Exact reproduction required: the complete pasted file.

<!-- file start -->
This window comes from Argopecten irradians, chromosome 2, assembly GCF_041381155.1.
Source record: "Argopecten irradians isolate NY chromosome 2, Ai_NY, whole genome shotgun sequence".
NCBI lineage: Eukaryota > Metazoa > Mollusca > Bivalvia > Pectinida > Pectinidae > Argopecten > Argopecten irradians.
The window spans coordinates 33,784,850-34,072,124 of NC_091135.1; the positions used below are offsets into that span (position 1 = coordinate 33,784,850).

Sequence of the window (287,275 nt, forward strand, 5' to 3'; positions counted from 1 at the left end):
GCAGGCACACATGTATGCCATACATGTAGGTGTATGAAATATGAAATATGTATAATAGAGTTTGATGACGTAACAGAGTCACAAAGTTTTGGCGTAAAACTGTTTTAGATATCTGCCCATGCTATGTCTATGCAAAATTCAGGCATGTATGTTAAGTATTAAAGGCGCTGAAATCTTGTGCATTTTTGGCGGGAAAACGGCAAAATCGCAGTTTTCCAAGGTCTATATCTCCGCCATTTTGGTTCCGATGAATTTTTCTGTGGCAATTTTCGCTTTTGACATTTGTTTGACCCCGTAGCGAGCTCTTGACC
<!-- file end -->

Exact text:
This window comes from Argopecten irradians, chromosome 2, assembly GCF_041381155.1.
Source record: "Argopecten irradians isolate NY chromosome 2, Ai_NY, whole genome shotgun sequence".
NCBI lineage: Eukaryota > Metazoa > Mollusca > Bivalvia > Pectinida > Pectinidae > Argopecten > Argopecten irradians.
The window spans coordinates 33,784,850-34,072,124 of NC_091135.1; the positions used below are offsets into that span (position 1 = coordinate 33,784,850).

Sequence of the window (287,275 nt, forward strand, 5' to 3'; positions counted from 1 at the left end):
GCAGGCACACATGTATGCCATACATGTAGGTGTATGAAATATGAAATATGTATAATAGAGTTTGATGACGTAACAGAGTCACAAAGTTTTGGCGTAAAACTGTTTTAGATATCTGCCCATGCTATGTCTATGCAAAATTCAGGCATGTATGTTAAGTATTAAAGGCGCTGAAATCTTGTGCATTTTTGGCGGGAAAACGGCAAAATCGCAGTTTTCCAAGGTCTATATCTCCGCCATTTTGGTTCCGATGAATTTTTCTGTGGCAATTTTCGCTTTTGACATTTGTTTGACCCCGTAGCGAGCTCTTGACC